SWASHBUCKLER Double Feature

Tales of Robin Hood / The Black Pirates

Sprocket Vault DVD $19.99 / Available through Amazon.com

Robert L. Lippert (1909-1976) worked his way up in the movie theatre business, one of the founders of the "come to the movies, get a prize" promotions of the Depression. He owned a few dozen small West Coast theatres by the early 1940s, but Lippert - a frugal man - was incensed at the rental prices studios wanted for their new films, so he mainly was a second-or-third-run outfit. By the mid-1940s, he decided he'd make more money producing cheap movies for his theatres than he would paying rental fees. He set up Screen Guild Productions in 1945, and a few years later that became Lippert Pictures, Inc.; amongst other notable accomplishments, Lippert was one of the first U.S. financers/distibutors for England's famed Hammer Films.

These days, nearly everything Lippert produced in the '40s-'50s is attended to by Kit Parker, who released countless Lippert noir and comedy volumes on VCI discs before creating the boutique Sprocket Vault label, available exclusively through Amazon. This release includes one of the rarest of all Lippert films, the AnscoColor Black Pirates, plus an adventure offering previously available on VCI's MOD program. We'll get the lesser of the two out of the way first.

Tales of Robin Hood (1951) Dir. James Tinling (58 min. / B&W / 1.33:1)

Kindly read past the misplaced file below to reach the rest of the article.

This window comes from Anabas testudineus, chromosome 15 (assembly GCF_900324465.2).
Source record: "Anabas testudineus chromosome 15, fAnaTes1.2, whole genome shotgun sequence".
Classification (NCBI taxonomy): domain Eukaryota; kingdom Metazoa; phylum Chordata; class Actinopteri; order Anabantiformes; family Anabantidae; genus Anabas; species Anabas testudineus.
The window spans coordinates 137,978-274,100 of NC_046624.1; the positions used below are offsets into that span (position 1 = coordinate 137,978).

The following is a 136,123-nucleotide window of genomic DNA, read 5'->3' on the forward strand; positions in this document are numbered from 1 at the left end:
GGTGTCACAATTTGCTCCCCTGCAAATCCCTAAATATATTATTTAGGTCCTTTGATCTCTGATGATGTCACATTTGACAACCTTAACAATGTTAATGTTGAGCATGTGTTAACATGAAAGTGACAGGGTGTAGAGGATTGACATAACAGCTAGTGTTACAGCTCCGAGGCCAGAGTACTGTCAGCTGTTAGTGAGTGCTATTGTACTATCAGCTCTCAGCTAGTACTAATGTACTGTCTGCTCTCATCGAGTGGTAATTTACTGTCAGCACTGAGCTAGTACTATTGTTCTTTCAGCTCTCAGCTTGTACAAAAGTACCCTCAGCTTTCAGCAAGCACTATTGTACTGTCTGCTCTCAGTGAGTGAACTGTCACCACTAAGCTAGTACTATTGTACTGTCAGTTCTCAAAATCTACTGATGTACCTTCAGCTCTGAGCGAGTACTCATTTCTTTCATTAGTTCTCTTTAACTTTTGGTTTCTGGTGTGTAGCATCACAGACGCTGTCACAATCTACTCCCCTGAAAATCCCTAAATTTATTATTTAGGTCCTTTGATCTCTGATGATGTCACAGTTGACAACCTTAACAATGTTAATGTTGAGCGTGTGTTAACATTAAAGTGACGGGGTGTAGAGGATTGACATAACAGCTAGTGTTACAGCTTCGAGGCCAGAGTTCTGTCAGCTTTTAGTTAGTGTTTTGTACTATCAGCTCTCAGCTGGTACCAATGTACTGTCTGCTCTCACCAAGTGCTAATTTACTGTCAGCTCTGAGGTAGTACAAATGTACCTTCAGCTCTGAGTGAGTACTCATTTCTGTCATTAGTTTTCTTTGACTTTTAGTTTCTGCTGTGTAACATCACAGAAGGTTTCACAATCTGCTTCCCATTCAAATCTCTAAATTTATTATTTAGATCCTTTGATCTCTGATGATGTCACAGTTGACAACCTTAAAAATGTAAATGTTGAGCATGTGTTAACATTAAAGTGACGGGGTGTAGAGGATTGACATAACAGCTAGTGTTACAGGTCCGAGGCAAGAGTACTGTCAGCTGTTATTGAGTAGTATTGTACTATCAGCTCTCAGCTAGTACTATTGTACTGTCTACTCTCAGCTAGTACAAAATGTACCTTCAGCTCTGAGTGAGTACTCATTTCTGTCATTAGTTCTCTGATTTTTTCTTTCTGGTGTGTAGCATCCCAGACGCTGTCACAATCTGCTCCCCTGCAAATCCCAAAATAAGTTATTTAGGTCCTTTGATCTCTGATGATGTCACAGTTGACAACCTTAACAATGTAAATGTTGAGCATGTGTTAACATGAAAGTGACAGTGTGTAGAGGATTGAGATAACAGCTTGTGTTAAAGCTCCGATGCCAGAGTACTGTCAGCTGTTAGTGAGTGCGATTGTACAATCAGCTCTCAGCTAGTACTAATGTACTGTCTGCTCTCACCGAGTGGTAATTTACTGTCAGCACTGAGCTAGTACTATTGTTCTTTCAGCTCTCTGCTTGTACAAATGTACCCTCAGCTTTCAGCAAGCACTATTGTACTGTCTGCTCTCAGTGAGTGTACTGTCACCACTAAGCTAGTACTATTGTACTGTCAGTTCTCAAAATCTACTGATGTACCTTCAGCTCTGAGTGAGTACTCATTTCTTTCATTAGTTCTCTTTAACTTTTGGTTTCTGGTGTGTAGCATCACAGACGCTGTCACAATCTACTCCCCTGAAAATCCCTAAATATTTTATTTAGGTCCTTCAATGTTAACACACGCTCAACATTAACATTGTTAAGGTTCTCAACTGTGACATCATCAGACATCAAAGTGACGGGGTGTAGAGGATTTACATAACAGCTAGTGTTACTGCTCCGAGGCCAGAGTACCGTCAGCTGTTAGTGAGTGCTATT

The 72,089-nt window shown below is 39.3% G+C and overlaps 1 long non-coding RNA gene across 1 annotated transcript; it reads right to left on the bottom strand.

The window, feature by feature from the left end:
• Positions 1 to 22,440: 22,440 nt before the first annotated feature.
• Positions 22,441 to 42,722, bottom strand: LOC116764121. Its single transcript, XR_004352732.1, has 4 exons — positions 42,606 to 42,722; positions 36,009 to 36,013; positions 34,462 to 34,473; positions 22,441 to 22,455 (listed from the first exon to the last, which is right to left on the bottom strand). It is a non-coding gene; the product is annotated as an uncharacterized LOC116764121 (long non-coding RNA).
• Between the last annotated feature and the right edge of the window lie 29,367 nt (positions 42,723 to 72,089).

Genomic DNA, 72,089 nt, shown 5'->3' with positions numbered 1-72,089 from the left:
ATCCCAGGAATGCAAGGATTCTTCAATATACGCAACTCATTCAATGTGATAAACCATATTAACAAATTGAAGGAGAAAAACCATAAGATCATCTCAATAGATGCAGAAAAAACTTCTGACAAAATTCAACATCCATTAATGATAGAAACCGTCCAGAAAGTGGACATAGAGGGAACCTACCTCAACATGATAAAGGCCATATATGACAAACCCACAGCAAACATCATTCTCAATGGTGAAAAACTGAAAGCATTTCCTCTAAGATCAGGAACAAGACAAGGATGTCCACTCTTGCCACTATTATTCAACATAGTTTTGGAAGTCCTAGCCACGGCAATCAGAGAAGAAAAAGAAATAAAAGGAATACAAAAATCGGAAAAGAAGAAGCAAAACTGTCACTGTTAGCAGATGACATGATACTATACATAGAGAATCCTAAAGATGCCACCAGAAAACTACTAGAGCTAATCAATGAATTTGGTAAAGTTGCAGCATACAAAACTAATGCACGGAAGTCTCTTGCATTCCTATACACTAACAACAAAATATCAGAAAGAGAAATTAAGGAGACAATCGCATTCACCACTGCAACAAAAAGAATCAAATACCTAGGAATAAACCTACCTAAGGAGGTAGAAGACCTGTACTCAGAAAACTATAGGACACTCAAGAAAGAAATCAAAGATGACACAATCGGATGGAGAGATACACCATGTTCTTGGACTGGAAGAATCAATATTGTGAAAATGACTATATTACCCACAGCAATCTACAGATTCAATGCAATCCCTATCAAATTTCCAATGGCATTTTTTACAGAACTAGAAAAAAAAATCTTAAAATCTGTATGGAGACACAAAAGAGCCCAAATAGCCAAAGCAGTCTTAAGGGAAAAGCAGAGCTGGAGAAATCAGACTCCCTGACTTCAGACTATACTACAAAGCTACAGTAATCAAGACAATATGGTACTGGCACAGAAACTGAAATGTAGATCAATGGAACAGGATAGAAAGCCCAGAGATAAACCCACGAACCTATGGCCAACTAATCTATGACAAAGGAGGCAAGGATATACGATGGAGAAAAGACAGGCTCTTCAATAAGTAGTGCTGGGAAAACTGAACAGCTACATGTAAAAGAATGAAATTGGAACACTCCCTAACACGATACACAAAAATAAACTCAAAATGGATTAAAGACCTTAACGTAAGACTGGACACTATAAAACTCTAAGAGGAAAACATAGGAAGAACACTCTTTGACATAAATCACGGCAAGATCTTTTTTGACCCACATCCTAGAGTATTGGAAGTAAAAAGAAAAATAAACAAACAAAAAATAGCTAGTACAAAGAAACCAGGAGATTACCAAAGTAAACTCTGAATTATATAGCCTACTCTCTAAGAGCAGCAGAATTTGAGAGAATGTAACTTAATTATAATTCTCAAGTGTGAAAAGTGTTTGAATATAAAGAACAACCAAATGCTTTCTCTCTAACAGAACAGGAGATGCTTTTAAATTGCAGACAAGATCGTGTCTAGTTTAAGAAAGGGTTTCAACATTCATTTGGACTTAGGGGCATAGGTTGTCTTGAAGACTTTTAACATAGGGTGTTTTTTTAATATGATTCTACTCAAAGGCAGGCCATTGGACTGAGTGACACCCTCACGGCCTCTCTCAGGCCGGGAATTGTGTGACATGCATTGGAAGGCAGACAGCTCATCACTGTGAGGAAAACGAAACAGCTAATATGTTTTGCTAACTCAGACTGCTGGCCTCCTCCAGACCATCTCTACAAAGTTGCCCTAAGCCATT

The worst thing we've seen from the Lippert stable so far, a simply dirt-cheap rehash of the Errol Flynn classic on minuscule sets (left over from Joan of Arc), filmed in only four days, and at that, I am thinkin' one and a half of the four days was taken up by the wrap party.

The usual story, with a quarterstaff disagreement on a log (over a stream about a foot wide) between Robin and Little John; an archery tournament to trap Robin (the target appears to be no more than five feet from the archers), and Sherwood Forest movingly portrayed by one fake tree and a lot of stock footage cutaways to greenery. The "camp" of the merry men and the cave where they hide Maid Marion is are the exact same set, with no redressing. Robert Clarke was advised to smile ALL the time, no matter WHAT is going on, and to enter every scene by LEAPING, as if Superman were landing through the window - one expects this Robin Hood to throw out his arms like Ethel Merman and say "TA-DAAAA!" every time he comes in.

Hal Roach, Jr. and Bob Lippert co-produced this awful thing (for $25,000, it says here), and when it didn't sell as a TV series, well, a feature film was born. And I'll admit, it induces a heck of a lot more laughter than any of Lippert's comedies do, albeit for the wrong reasons. Whit Bissell, Wade Crosby, and Keith Richards are amongst the Merry Men; Ben Weldon - talk about casting against type - is Friar Tuck, and Margia Dean is Lady in Waiting Who's in the Movie A-cause She's the Producer's Girlfriend.

Million-dollar Dialog:
Friar Tuck, making a suggestion when Robin is trying to figure out how to distract guards holding his men: "Perhaps I could lull them to sleep with a sermon."